When reviews dismiss a movie with “better as a Twilight Zone episode”, it doesn’t put me off seeing it. If anything, it might imply that the running time is bloated or that the plot is paper-thin, but for Canadian offering Pontypool (2008), its simplicity is its strength.
A zombie movie of sorts, the entire film takes place in an Ontario-based radio station (and its pacing doesn’t suffer one bit for it). Former shock jock Grant Mazzy (velvet-voiced Stephen McHattie) is on his way to said station when a disoriented naked woman taps on his car window, yells some unintelliigble stuff about Hitler, then fucks off.
Later at work,he’s reeling off mundane school closures, Honey the missing cat, and other small town dullness, with just a report of a mini drunken riot to break up the monotony. Grant’s station manager Sydney (Lisa Houle) is less than impressed; returning Afghanistan vet/technical assistant Laurel-Ann (Georgina Drummond) is indifferent.
Things get simultaneously clearer and more confusing once not-really-in-a-helicopter helicopter reporter Ken (voice of Rick Roberts) chimes in with a series of increasingly disturbing eyewitness reports – that the mini-riots have become riots, the riots have become mobs, the mobs have become hordes, and the hordes have become violent – murderously, cannibalistically, zombie-ly violent.
This, naturally, sends our trio into a bit of a tizzy. Nobody knows what’s really going on (this is pre-2009 Twitter/Iran elections), and police are just straight-up non-contactable/speaking gibberish early on, which is how it all starts. All they can do is continue to try to gather more reports from anyone they can appeal to. Normally, a radio show would be the perfect method for such a call-to-action, but it soon transpires that the horde-like behaviour is language-based – that the virus travels through words. Soon, the majority of the town is rambling incoherently and proper murdering each other.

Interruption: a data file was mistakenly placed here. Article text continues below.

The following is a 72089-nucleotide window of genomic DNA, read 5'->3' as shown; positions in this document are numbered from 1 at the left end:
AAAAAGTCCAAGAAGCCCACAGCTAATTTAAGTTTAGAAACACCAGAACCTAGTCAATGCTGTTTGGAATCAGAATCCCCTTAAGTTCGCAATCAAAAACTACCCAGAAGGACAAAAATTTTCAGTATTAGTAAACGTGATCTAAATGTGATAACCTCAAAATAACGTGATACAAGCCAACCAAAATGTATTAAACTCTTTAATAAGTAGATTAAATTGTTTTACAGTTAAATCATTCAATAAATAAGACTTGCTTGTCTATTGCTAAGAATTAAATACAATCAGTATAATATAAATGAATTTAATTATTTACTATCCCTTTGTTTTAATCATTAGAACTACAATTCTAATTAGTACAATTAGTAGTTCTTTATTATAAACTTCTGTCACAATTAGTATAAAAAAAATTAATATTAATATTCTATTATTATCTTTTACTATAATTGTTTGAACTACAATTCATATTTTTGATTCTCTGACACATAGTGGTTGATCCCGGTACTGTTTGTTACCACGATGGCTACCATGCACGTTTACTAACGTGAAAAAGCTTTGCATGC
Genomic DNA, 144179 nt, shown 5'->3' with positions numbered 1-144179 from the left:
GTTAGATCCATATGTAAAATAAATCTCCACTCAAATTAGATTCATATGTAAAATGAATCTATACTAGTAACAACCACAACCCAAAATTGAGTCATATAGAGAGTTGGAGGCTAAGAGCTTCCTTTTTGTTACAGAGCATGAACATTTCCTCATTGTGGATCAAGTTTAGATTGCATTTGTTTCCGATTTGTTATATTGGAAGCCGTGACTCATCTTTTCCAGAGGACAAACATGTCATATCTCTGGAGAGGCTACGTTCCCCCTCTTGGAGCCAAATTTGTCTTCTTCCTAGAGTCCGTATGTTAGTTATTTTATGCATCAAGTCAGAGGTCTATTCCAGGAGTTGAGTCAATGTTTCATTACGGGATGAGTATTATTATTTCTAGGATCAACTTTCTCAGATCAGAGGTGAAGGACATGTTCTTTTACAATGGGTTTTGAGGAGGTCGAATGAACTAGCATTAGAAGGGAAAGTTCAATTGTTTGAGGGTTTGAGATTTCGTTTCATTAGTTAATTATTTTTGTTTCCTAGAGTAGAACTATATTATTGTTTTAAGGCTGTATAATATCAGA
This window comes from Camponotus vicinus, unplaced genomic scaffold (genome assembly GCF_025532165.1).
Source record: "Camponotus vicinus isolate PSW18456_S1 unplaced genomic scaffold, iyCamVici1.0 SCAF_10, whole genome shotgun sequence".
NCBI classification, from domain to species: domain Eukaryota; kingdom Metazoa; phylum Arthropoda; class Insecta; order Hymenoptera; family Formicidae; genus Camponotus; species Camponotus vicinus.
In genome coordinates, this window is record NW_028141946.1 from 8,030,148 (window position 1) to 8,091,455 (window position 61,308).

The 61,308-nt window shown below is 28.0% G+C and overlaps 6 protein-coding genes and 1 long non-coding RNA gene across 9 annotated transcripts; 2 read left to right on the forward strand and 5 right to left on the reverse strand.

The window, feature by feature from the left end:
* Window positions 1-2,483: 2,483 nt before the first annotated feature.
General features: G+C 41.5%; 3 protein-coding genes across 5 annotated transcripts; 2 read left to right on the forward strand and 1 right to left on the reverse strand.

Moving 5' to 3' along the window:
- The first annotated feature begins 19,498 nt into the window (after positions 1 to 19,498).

The aforementioned simplicity of the movie makes this all work and just keeps all the tension bottled in, like a trapped fart. Nobody can enter or leave the station, details are pretty scant, they’re all alone and this is a pretty unusual situation that none of the characters would ever had seen, had they ever watched a movie. We don’t see any of the outside world – everything that takes place before your eyes takes place in the studio, and we rely on reactions from the principal characters, or telling-not-showing updates from Ken, to churn out the plot developments. Yet it never feels forced or comes off as collateral damage for having a rock-bottom production budget.
It perfectly captured the beginning of a crisis – especially a bizarre one – right in the heart of all of this “unknownness”, with our trio trying to figure out this bizarre situation, making mistakes, trying to be heroes – acting like they hope they’re in a movie, because that’s exactly what you’d imagine you’d do yourself, and what you’d expect to see in a movie like this. My only suggestion was that it might have taken place in real time, just to heighten the tension further, but maybe that would have been gimmicky.
Based on a book and then written for the screen by the author, it’s a wonderfully chilling bit of socio-linguistic commentary, an inventive take on zombie lore. Both lead actors carry their parts quite well (otherwise, t’would have been utter disaster), and the score is effective without being intrusive. There’s even some brilliant sparks of black humour (including the outing of a late town paedophile, an endless string of obituaries and an unexpected blackface moment). Two sequels are rumoured, both of which will supposedly explain the origin of the virus. Hopefully one of them will also explain what happened to Honey the Cat.